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Chemistry: gases, exercise

  1. Mar 6, 2016 #1
    1. The problem statement, all variables and given/known data
    Hello!
    I would be grateful for your help on finding my mistake - somehow my answers are
    wrong compared to the answer from the book.
    Here is the exercise from a paragraph on gases (cumulative gas law, basics):

    Consider the reaction for the synthesis of nitric acid:
    3NO2 + H2O = 2HNO3 + NO
    (a) If 12.8 L of NO2 measured at STP, is allowed
    to react with 14.9 g of water, find the limiting
    reagent and the theoretical yield of HNO3 in
    grams.

    Here is my solution:

    1 mole of gas at STP = 22.4 L; 12.8 L gives 0.5714 moles of NO2
    1 mole of H2O = 18.016 g; 14.9 g = 0.827 moles of H2O

    The limiting reagent is NO2, because
    3 moles NO2 + 2 moles of H2O
    0.5714 moles NO2 requires only 0.381 moles of H2O, but we have 0.827 moles of H2O

    1 mole of NO2 = 46.007 g
    0.5714 moles of NO2 = 26.288 g
    Theoretical yield of HNO3:
    3 moles of NO2 = 2 moles of HNO3
    0.5714 moles of NO2 = 0.3809 moles of HNO3

    1 mole of HNO3 = 63.008
    0.3809 moles of HNO3 = 24.001 g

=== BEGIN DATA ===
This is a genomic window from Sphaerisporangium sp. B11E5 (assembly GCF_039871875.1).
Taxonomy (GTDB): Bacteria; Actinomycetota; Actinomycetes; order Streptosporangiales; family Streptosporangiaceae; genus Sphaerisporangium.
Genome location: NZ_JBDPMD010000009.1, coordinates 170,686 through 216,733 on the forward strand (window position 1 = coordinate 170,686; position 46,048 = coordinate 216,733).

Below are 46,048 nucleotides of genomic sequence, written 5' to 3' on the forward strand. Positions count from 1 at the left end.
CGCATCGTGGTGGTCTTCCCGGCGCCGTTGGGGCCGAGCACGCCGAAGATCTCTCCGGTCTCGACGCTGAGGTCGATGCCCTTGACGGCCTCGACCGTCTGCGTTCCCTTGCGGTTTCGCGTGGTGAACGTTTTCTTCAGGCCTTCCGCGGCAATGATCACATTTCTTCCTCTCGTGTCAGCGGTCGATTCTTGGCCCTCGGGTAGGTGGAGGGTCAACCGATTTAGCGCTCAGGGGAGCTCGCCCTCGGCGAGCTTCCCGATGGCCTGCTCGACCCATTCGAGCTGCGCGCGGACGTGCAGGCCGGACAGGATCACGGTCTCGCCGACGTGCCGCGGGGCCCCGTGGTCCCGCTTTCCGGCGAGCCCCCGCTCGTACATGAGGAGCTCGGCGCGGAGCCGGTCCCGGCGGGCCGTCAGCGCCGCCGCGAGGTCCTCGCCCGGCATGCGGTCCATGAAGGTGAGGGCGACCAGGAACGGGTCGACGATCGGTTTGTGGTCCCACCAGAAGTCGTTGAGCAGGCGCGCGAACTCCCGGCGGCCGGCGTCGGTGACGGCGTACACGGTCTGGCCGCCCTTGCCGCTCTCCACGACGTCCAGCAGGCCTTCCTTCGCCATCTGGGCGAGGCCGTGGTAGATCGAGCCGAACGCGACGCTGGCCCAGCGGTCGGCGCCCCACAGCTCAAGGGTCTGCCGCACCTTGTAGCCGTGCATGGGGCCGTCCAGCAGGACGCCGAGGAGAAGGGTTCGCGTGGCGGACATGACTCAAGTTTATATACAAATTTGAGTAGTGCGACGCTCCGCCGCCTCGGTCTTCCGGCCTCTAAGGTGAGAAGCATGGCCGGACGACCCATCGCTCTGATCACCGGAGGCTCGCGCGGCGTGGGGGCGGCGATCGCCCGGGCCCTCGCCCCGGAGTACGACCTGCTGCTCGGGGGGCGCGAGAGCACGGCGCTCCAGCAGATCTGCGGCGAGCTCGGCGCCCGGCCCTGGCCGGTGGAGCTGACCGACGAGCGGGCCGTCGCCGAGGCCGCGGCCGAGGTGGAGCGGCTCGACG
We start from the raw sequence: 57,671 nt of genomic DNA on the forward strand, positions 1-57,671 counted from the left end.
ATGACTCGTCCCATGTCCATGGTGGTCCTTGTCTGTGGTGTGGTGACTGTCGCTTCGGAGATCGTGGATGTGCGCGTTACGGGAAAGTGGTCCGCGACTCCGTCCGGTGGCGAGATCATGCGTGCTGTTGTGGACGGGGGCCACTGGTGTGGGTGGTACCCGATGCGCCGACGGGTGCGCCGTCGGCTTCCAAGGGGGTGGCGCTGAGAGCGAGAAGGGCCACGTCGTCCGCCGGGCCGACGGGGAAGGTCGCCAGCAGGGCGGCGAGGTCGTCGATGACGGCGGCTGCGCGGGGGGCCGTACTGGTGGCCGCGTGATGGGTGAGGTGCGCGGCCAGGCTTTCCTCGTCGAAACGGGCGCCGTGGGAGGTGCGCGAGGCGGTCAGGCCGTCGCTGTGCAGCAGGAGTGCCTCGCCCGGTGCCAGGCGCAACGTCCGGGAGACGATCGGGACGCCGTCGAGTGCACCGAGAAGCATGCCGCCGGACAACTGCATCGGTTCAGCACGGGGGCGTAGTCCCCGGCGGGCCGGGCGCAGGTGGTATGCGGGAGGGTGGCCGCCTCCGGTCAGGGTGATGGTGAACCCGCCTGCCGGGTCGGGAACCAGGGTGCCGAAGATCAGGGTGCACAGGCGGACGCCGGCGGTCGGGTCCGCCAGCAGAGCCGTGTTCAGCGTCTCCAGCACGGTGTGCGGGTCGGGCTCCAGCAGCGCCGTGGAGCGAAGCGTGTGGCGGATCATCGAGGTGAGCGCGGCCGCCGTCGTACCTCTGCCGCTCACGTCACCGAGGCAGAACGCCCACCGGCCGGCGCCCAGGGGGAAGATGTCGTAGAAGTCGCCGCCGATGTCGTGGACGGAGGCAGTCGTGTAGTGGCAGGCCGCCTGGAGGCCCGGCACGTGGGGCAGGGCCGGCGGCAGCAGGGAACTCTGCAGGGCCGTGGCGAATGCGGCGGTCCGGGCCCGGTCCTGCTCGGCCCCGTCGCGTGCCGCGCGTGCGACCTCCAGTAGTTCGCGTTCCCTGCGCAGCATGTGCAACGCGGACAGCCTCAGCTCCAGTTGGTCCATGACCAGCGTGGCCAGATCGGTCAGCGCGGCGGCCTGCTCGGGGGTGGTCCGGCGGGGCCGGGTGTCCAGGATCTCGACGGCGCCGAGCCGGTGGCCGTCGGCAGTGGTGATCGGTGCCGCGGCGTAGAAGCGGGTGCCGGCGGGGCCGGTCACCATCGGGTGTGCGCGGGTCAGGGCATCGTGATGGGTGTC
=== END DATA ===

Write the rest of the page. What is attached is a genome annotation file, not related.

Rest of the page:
Thank you!
     
  2. jcsd
  3. Mar 6, 2016 #2

    mfb

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    2016 Award

    Staff: Mentor

    Why 2 moles of H2O?
    The conclusion is still right.

    Looks right.
    I don't think you have to work with decimal numbers of molar masses, they are very close to integers for the involved elements.
     
  4. Mar 6, 2016 #3

    Borek

    User Avatar

    Staff: Mentor

    There is the mistake mfb already pointed out, but it doesn't influence the final answer.

    What is the answer given in the book?
     
  5. Mar 6, 2016 #4
    Thank you! Sorry, yes, only one mole of H2O.
     
  6. Mar 6, 2016 #5
    I think the problem was in the question - there is some typo in the book, because exercise is asking about theoretical yield of HNO3,
    while the book gives answer on grams of NO2
     
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